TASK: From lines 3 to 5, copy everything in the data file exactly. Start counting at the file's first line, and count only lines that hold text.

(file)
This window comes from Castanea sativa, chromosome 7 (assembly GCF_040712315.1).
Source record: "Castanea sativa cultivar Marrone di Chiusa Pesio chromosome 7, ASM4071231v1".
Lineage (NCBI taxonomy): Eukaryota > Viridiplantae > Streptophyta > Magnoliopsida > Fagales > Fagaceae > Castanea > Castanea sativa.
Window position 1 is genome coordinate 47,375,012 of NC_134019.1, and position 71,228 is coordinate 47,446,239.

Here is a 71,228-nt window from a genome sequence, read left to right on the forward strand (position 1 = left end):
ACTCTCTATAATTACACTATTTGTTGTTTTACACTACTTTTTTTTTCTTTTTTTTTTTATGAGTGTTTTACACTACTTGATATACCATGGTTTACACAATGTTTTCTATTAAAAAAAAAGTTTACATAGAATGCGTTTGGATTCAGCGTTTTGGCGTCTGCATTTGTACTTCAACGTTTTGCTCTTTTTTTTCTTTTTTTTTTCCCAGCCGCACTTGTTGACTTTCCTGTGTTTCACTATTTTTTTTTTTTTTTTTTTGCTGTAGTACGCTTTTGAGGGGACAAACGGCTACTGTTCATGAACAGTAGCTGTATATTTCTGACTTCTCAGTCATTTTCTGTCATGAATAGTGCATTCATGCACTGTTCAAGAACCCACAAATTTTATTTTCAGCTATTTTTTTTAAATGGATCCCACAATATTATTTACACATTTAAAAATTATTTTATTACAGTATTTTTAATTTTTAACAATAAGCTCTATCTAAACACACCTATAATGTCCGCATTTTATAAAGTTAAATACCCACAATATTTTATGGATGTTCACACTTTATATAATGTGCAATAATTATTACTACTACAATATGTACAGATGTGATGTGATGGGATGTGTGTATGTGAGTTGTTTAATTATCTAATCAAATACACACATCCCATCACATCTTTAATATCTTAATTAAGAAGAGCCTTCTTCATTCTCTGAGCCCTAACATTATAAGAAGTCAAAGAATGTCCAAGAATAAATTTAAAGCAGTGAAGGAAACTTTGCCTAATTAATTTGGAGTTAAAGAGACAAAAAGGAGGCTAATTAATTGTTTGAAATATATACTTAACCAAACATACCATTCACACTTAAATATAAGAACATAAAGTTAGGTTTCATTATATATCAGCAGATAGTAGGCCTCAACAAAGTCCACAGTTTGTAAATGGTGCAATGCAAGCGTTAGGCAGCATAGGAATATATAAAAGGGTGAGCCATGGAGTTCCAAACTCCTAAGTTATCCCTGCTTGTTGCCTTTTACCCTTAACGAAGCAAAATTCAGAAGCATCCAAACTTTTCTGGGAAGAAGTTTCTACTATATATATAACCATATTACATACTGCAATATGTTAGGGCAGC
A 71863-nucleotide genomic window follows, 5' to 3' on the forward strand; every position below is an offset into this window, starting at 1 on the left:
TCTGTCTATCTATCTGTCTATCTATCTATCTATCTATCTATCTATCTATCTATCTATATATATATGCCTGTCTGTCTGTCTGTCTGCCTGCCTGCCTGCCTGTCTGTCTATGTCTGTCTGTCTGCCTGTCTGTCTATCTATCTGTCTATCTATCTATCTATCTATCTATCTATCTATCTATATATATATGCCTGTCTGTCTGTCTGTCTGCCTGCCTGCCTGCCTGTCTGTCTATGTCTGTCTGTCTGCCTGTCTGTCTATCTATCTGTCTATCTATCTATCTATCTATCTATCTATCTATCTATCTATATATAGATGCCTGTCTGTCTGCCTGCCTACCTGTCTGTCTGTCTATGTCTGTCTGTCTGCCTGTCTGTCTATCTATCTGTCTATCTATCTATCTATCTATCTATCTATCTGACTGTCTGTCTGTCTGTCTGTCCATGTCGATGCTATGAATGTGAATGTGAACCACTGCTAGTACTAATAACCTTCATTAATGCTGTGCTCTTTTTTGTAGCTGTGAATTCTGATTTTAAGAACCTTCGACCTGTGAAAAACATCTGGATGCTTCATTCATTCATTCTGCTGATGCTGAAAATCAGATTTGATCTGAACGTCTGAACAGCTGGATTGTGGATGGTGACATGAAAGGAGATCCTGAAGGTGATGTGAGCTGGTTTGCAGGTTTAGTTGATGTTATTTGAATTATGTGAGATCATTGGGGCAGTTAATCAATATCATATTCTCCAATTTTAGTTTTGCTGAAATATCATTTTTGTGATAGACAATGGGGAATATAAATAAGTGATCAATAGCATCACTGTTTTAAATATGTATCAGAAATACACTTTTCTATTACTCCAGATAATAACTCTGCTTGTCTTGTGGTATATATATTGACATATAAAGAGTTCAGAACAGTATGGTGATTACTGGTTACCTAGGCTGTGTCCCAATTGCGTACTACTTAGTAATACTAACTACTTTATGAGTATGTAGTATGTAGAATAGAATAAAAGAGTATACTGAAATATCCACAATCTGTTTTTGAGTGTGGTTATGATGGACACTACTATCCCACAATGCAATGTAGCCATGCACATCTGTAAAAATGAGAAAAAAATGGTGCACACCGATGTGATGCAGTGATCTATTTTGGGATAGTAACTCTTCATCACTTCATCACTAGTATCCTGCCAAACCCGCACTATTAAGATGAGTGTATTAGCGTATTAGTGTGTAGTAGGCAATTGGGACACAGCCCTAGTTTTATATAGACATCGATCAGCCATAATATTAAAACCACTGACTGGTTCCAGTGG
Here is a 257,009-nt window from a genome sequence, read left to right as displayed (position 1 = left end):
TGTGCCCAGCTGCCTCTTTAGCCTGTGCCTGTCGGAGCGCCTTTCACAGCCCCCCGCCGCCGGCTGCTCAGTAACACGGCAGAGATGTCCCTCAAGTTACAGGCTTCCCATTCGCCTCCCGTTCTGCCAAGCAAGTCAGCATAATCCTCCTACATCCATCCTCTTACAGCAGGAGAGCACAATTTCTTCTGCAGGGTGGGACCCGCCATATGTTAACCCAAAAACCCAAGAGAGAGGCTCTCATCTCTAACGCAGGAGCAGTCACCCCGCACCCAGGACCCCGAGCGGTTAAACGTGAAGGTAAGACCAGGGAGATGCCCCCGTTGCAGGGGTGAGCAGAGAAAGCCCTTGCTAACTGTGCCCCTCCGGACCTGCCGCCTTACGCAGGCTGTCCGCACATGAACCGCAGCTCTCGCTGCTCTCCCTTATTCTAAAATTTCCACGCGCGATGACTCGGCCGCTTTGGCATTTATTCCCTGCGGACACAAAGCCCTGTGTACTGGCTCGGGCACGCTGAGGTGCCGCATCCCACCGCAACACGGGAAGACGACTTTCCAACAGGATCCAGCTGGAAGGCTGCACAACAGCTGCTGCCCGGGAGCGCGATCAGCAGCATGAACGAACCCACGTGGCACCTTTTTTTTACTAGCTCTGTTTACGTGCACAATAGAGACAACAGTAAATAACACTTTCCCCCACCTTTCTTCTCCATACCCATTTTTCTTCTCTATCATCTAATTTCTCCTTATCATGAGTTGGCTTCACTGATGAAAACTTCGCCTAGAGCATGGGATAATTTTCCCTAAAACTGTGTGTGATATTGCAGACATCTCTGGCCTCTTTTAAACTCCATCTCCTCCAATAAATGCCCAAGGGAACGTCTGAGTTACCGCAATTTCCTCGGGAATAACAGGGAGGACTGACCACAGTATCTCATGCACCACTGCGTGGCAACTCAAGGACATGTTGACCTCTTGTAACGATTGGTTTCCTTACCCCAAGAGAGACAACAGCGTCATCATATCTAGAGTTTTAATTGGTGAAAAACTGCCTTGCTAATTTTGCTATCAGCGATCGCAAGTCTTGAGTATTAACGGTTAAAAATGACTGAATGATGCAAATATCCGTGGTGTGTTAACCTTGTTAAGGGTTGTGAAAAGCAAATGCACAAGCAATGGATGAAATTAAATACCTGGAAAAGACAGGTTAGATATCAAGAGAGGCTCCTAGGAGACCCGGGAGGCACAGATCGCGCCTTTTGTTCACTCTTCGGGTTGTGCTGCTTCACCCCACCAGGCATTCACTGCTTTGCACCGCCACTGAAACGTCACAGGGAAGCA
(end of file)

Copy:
Lineage (NCBI taxonomy): Eukaryota > Viridiplantae > Streptophyta > Magnoliopsida > Fagales > Fagaceae > Castanea > Castanea sativa.
Window position 1 is genome coordinate 47,375,012 of NC_134019.1, and position 71,228 is coordinate 47,446,239.

Here is a 71,228-nt window from a genome sequence, read left to right on the forward strand (position 1 = left end):